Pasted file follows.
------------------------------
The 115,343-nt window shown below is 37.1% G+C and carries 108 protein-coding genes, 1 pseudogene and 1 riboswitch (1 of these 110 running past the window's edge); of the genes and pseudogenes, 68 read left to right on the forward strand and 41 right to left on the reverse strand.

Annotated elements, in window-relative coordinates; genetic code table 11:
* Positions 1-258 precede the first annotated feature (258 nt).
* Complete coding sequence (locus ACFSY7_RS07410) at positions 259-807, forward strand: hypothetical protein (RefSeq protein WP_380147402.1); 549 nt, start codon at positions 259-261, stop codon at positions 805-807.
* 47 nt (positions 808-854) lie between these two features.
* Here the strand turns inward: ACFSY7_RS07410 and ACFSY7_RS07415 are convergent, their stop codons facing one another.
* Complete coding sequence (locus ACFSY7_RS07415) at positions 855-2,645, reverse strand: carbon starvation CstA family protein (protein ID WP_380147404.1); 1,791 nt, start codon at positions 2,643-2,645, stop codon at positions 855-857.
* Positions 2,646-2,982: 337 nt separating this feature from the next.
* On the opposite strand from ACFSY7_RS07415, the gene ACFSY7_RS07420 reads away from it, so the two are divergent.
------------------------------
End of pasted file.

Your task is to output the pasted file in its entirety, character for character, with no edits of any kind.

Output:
The 115,343-nt window shown below is 37.1% G+C and carries 108 protein-coding genes, 1 pseudogene and 1 riboswitch (1 of these 110 running past the window's edge); of the genes and pseudogenes, 68 read left to right on the forward strand and 41 right to left on the reverse strand.

Annotated elements, in window-relative coordinates; genetic code table 11:
* Positions 1-258 precede the first annotated feature (258 nt).
* Complete coding sequence (locus ACFSY7_RS07410) at positions 259-807, forward strand: hypothetical protein (RefSeq protein WP_380147402.1); 549 nt, start codon at positions 259-261, stop codon at positions 805-807.
* 47 nt (positions 808-854) lie between these two features.
* Here the strand turns inward: ACFSY7_RS07410 and ACFSY7_RS07415 are convergent, their stop codons facing one another.
* Complete coding sequence (locus ACFSY7_RS07415) at positions 855-2,645, reverse strand: carbon starvation CstA family protein (protein ID WP_380147404.1); 1,791 nt, start codon at positions 2,643-2,645, stop codon at positions 855-857.
* Positions 2,646-2,982: 337 nt separating this feature from the next.
* On the opposite strand from ACFSY7_RS07415, the gene ACFSY7_RS07420 reads away from it, so the two are divergent.